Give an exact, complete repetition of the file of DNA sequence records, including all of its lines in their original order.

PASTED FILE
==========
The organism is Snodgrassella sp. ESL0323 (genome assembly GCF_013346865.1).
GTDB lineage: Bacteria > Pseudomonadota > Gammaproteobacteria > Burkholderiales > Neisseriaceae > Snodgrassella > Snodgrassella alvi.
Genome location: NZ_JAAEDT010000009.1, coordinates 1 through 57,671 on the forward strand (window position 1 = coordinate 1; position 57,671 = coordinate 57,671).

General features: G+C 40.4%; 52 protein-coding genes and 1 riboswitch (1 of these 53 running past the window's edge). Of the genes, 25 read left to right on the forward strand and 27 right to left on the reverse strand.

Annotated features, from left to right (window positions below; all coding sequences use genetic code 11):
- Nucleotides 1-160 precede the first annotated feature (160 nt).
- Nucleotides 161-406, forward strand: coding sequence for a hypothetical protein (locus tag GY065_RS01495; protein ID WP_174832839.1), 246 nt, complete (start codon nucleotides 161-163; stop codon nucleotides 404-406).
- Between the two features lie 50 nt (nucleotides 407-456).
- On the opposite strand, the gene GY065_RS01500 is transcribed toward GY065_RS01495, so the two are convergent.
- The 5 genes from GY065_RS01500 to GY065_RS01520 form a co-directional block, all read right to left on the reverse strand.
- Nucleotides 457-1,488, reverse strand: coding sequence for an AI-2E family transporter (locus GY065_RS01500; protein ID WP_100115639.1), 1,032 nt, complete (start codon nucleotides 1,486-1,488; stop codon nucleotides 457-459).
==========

The organism is Snodgrassella sp. ESL0323 (genome assembly GCF_013346865.1).
GTDB lineage: Bacteria > Pseudomonadota > Gammaproteobacteria > Burkholderiales > Neisseriaceae > Snodgrassella > Snodgrassella alvi.
Genome location: NZ_JAAEDT010000009.1, coordinates 1 through 57,671 on the forward strand (window position 1 = coordinate 1; position 57,671 = coordinate 57,671).

General features: G+C 40.4%; 52 protein-coding genes and 1 riboswitch (1 of these 53 running past the window's edge). Of the genes, 25 read left to right on the forward strand and 27 right to left on the reverse strand.

Annotated features, from left to right (window positions below; all coding sequences use genetic code 11):
- Nucleotides 1-160 precede the first annotated feature (160 nt).
- Nucleotides 161-406, forward strand: coding sequence for a hypothetical protein (locus tag GY065_RS01495; protein ID WP_174832839.1), 246 nt, complete (start codon nucleotides 161-163; stop codon nucleotides 404-406).
- Between the two features lie 50 nt (nucleotides 407-456).
- On the opposite strand, the gene GY065_RS01500 is transcribed toward GY065_RS01495, so the two are convergent.
- The 5 genes from GY065_RS01500 to GY065_RS01520 form a co-directional block, all read right to left on the reverse strand.
- Nucleotides 457-1,488, reverse strand: coding sequence for an AI-2E family transporter (locus GY065_RS01500; protein ID WP_100115639.1), 1,032 nt, complete (start codon nucleotides 1,486-1,488; stop codon nucleotides 457-459).